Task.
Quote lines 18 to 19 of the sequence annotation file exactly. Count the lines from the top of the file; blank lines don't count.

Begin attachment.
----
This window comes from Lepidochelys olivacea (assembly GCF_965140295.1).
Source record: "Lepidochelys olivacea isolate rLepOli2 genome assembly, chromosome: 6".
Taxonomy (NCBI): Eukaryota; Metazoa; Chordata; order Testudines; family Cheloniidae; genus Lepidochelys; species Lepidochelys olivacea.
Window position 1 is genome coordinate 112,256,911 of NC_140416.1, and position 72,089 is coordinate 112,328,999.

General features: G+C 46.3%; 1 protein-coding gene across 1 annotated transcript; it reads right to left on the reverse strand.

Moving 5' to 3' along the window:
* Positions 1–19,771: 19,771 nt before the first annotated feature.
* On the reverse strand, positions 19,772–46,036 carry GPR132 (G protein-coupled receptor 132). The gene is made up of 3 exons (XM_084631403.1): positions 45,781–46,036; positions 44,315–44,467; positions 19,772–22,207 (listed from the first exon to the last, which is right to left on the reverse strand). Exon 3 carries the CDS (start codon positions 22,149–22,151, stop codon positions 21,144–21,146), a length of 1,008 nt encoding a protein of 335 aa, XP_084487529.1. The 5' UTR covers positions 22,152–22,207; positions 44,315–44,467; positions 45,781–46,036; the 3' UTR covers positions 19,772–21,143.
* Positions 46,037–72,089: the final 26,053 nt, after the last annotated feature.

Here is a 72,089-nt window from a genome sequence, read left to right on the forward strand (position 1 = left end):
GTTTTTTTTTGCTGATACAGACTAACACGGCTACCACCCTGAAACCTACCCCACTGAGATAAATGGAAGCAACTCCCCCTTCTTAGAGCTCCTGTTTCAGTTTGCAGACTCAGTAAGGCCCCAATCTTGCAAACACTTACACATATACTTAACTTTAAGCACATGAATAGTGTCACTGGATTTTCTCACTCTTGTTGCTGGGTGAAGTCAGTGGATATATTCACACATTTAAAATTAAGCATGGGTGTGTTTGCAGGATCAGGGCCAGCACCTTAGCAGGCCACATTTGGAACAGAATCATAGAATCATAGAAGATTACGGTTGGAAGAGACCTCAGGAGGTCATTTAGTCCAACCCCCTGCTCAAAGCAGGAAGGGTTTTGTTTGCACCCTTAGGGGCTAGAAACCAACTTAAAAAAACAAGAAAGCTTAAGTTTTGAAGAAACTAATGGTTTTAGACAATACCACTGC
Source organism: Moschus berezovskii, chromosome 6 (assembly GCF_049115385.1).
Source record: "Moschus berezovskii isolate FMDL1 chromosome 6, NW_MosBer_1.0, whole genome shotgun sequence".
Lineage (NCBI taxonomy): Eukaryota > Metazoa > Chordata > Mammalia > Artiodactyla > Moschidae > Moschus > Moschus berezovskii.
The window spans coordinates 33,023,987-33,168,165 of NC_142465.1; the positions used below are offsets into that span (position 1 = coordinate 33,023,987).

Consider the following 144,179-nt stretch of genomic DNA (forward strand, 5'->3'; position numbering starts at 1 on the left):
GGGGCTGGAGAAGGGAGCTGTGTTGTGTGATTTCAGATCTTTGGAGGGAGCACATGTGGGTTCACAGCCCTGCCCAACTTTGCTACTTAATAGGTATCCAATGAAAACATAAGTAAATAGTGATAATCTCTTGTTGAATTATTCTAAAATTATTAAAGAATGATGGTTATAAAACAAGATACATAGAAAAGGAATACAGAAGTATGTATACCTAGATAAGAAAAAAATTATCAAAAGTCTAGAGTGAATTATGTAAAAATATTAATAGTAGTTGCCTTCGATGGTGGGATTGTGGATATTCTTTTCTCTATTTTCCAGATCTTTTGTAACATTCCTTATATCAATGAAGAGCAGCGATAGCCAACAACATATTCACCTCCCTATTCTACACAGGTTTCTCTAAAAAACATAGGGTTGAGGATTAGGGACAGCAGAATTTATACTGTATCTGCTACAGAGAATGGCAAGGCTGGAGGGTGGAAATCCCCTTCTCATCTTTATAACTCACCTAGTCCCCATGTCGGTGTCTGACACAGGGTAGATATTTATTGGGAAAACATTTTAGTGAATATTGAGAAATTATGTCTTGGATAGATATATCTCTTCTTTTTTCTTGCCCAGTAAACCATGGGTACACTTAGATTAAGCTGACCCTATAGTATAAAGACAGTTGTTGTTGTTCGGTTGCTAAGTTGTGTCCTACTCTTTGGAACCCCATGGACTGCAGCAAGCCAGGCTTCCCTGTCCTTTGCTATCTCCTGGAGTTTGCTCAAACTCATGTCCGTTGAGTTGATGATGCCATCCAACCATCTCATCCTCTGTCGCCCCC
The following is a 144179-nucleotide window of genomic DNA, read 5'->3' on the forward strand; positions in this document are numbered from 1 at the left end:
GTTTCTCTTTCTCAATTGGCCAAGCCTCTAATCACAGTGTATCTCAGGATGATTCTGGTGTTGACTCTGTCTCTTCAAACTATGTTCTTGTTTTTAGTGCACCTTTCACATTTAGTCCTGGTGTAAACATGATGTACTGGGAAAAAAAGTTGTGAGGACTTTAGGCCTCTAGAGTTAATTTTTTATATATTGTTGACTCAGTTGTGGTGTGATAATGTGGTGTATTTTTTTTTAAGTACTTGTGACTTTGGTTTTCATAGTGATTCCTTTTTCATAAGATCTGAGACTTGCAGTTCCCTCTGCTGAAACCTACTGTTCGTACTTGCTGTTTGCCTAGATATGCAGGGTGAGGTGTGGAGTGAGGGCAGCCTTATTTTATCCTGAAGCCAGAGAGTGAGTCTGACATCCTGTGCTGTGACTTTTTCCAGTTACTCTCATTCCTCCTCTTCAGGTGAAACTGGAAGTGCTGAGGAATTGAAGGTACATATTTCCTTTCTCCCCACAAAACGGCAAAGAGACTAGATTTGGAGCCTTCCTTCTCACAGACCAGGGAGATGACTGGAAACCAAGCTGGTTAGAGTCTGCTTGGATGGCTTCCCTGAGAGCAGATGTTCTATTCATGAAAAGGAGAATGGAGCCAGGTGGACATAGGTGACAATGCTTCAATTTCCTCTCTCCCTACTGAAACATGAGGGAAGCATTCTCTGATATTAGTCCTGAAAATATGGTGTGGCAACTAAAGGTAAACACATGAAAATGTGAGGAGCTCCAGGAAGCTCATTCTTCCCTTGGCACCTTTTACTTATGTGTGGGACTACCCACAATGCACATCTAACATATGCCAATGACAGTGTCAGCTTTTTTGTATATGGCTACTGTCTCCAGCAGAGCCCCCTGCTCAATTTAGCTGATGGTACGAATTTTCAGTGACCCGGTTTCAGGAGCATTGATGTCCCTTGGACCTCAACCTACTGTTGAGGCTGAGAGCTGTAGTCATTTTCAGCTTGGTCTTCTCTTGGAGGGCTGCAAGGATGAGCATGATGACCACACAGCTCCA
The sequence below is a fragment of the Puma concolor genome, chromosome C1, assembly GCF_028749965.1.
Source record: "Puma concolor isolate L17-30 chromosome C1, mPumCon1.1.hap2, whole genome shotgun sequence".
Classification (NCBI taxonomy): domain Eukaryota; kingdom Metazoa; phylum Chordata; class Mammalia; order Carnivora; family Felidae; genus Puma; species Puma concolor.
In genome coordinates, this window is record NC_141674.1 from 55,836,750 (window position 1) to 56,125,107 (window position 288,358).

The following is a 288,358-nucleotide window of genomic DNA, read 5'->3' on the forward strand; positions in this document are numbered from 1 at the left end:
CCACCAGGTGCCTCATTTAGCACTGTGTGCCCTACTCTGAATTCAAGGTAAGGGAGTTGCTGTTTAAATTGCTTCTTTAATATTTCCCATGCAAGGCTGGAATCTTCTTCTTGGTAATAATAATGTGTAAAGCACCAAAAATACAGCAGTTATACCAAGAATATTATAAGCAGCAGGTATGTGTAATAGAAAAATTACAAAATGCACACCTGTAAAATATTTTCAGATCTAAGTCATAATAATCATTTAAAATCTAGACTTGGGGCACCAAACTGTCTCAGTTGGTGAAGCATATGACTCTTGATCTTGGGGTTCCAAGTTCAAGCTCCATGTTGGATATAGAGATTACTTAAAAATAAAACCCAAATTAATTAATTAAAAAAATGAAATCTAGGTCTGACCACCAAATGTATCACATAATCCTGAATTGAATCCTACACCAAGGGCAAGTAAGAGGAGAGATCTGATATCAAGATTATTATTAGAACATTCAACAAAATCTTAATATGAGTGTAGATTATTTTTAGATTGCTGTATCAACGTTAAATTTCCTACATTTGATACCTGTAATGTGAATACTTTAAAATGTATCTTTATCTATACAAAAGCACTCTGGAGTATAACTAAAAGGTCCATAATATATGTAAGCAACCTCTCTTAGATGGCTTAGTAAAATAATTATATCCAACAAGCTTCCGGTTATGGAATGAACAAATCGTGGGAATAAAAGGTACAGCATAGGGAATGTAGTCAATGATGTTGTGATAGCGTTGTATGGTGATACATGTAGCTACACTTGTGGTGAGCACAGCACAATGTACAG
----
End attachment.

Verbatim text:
The following is a 144179-nucleotide window of genomic DNA, read 5'->3' on the forward strand; positions in this document are numbered from 1 at the left end:
GTTTCTCTTTCTCAATTGGCCAAGCCTCTAATCACAGTGTATCTCAGGATGATTCTGGTGTTGACTCTGTCTCTTCAAACTATGTTCTTGTTTTTAGTGCACCTTTCACATTTAGTCCTGGTGTAAACATGATGTACTGGGAAAAAAAGTTGTGAGGACTTTAGGCCTCTAGAGTTAATTTTTTATATATTGTTGACTCAGTTGTGGTGTGATAATGTGGTGTATTTTTTTTTAAGTACTTGTGACTTTGGTTTTCATAGTGATTCCTTTTTCATAAGATCTGAGACTTGCAGTTCCCTCTGCTGAAACCTACTGTTCGTACTTGCTGTTTGCCTAGATATGCAGGGTGAGGTGTGGAGTGAGGGCAGCCTTATTTTATCCTGAAGCCAGAGAGTGAGTCTGACATCCTGTGCTGTGACTTTTTCCAGTTACTCTCATTCCTCCTCTTCAGGTGAAACTGGAAGTGCTGAGGAATTGAAGGTACATATTTCCTTTCTCCCCACAAAACGGCAAAGAGACTAGATTTGGAGCCTTCCTTCTCACAGACCAGGGAGATGACTGGAAACCAAGCTGGTTAGAGTCTGCTTGGATGGCTTCCCTGAGAGCAGATGTTCTATTCATGAAAAGGAGAATGGAGCCAGGTGGACATAGGTGACAATGCTTCAATTTCCTCTCTCCCTACTGAAACATGAGGGAAGCATTCTCTGATATTAGTCCTGAAAATATGGTGTGGCAACTAAAGGTAAACACATGAAAATGTGAGGAGCTCCAGGAAGCTCATTCTTCCCTTGGCACCTTTTACTTATGTGTGGGACTACCCACAATGCACATCTAACATATGCCAATGACAGTGTCAGCTTTTTTGTATATGGCTACTGTCTCCAGCAGAGCCCCCTGCTCAATTTAGCTGATGGTACGAATTTTCAGTGACCCGGTTTCAGGAGCATTGATGTCCCTTGGACCTCAACCTACTGTTGAGGCTGAGAGCTGTAGTCATTTTCAGCTTGGTCTTCTCTTGGAGGGCTGCAAGGATGAGCATGATGACCACACAGCTCCA